We are both dedicated to life but from different viewpoints.  I am post-abortive and speak out against abortion because of the pain and suffering I experienced afterward.  She is a child of rape whose mother courageously decided against abortion and gave her up for adoption.  Her story is amazing, and you will be touched when I share it in my next post. 


God works in mysterious ways, and obviously with a sense of humor by the manner He brought this new friend into my life.

Monday, June 27, 2016

The Supreme Court - Got it Wrong (Again)







The recent Supreme Court decision, Woman’s Whole Health v. Hellerstedt, struck down Texas’ ruling that would have protected women’s health at abortion facilities. 
The court agreed with Planned Parenthood and other abortion providers that Texas law would limit access to abortion.  They argue "access" but let's get real ... they just don’t want to lower their profit margins.  Once again the almighty dollar is considered more important than life.  Not only can Planned Parenthood sell baby body parts, but also operate facilities without adhering to the same health codes as outpatient facilities and abortionists won't have to deal with their "mistakes".

When will people lift the blindfold and see the truth?  Yes, I am against abortion. I experienced the devastating after-effects.  BUT until Roe v Wade is overturned, there should be laws to protect the health and well-being of women seeking those services – to assure the procedure is safe and that the abortionist has hospital admitting privileges in emergencies. 
The pro-choice community should be appalled at the Supreme Court’s decision …. after all, aren’t they the ones claiming to be the protectors of women’s rights?  Hmmmmm.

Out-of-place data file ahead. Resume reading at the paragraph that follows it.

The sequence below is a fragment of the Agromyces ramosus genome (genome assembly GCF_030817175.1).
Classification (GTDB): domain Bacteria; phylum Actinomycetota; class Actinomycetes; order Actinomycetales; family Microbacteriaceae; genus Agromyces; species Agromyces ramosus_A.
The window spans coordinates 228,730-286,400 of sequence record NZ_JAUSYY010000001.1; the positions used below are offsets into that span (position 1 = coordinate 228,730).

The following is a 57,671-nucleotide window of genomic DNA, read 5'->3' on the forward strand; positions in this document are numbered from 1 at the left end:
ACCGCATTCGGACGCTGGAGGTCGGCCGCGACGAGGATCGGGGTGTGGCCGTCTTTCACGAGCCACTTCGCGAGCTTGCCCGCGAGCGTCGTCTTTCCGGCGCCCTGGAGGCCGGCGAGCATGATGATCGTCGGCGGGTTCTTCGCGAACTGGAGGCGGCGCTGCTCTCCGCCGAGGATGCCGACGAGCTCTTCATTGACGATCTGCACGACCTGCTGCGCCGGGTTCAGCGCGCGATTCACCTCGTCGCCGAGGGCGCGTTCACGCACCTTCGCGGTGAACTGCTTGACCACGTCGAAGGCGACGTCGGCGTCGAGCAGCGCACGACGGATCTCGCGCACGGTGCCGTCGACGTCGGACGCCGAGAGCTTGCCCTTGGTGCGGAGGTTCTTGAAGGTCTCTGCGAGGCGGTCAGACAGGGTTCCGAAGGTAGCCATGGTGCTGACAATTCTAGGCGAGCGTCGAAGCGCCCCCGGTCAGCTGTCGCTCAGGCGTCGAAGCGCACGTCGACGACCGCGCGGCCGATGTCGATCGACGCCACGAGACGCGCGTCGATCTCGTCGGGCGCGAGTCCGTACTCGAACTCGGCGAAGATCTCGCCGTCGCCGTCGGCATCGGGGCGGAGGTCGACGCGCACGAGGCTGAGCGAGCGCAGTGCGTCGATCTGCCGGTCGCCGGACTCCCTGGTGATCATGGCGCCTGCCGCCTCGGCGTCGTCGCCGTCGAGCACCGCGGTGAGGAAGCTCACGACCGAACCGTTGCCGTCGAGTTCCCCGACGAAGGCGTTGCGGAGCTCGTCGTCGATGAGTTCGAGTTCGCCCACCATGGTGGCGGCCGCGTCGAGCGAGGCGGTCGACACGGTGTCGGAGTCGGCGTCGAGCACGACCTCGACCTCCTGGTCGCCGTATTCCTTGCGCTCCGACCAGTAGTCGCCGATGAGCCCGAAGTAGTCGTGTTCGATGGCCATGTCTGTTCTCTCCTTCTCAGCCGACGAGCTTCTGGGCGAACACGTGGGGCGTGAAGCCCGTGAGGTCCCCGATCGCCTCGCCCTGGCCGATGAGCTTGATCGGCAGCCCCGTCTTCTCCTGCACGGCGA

This is far from over, and I for one will never give up fighting for life…The life of the child and of the mother. 
By the way .......
Planned Parenthood’s most popular
slogan needs to be changed:






Friday, June 17, 2016

Remembering Dad - A Father's Day Tribute



    

     My dad passed away on 2/24/16 so this is the first Father's Day without him.  I'm still shocked at his unexpected passing, but it is comforting to know he is once again with my mom, the love of his life. 
     To say I was been blessed with a wonderful dad would be an understatement and it would take up at least a year of blog posts to adequately convey my love for him.  With that in mind, I'll share a mere two or three precious and memorable moments:
     Some family friends had a go-cart and one day we all went to a large, empty parking lot. Dad was quite worried when I got behind the wheel because I was only nine or ten at the time.  He made the unfortunate decision of monitoring my motoring skills by walking in front of me. Lowering my helmeted head and envisioning a bulls-eye, I floored it...chasing him all over the parking lot.  (Evil child, evil child). I'm sure a YouTube video of that event would have accumulated a gazillion hits!
     When I was twenty-three, I was involved in a freak accident at a baseball game. The bat slipped out of the batter's hand and flew into the stands, landing on my forehead. (I ended up with a concussion, four skull fractures and twenty-eight stitches). Being the consummate comedian,  he would tell me my black eyes reminded him of the Tareyton cigarette commercial, “I'd rather fight than switch," I made an attractive raccoon, and my favorite … I looked like a boxer that went one too many rounds.